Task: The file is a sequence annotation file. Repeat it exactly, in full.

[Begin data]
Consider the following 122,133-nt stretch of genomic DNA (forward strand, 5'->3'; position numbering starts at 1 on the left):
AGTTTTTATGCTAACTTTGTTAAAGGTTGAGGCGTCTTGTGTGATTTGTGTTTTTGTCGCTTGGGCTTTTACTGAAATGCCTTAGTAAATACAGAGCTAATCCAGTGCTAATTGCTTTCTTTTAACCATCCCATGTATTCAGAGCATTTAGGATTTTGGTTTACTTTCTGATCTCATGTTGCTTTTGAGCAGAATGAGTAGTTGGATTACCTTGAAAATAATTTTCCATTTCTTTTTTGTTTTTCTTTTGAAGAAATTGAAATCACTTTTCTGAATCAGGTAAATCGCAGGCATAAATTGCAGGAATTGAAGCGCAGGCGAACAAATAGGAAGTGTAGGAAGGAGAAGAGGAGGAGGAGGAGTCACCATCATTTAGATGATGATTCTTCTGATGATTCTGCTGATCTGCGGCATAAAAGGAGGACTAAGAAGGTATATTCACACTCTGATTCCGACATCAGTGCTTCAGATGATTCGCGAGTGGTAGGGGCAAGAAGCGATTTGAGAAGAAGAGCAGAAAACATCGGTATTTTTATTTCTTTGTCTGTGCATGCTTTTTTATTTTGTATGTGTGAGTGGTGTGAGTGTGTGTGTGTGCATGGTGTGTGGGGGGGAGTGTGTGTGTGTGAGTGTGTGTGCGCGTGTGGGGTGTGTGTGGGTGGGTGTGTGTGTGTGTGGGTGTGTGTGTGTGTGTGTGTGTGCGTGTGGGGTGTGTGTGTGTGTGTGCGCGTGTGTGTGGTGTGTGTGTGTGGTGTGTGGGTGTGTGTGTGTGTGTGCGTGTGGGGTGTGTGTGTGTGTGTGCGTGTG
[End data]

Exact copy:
Consider the following 122,133-nt stretch of genomic DNA (forward strand, 5'->3'; position numbering starts at 1 on the left):
AGTTTTTATGCTAACTTTGTTAAAGGTTGAGGCGTCTTGTGTGATTTGTGTTTTTGTCGCTTGGGCTTTTACTGAAATGCCTTAGTAAATACAGAGCTAATCCAGTGCTAATTGCTTTCTTTTAACCATCCCATGTATTCAGAGCATTTAGGATTTTGGTTTACTTTCTGATCTCATGTTGCTTTTGAGCAGAATGAGTAGTTGGATTACCTTGAAAATAATTTTCCATTTCTTTTTTGTTTTTCTTTTGAAGAAATTGAAATCACTTTTCTGAATCAGGTAAATCGCAGGCATAAATTGCAGGAATTGAAGCGCAGGCGAACAAATAGGAAGTGTAGGAAGGAGAAGAGGAGGAGGAGGAGTCACCATCATTTAGATGATGATTCTTCTGATGATTCTGCTGATCTGCGGCATAAAAGGAGGACTAAGAAGGTATATTCACACTCTGATTCCGACATCAGTGCTTCAGATGATTCGCGAGTGGTAGGGGCAAGAAGCGATTTGAGAAGAAGAGCAGAAAACATCGGTATTTTTATTTCTTTGTCTGTGCATGCTTTTTTATTTTGTATGTGTGAGTGGTGTGAGTGTGTGTGTGTGCATGGTGTGTGGGGGGGAGTGTGTGTGTGTGAGTGTGTGTGCGCGTGTGGGGTGTGTGTGGGTGGGTGTGTGTGTGTGTGGGTGTGTGTGTGTGTGTGTGTGTGCGTGTGGGGTGTGTGTGTGTGTGTGCGCGTGTGTGTGGTGTGTGTGTGTGGTGTGTGGGTGTGTGTGTGTGTGTGCGTGTGGGGTGTGTGTGTGTGTGTGCGTGTG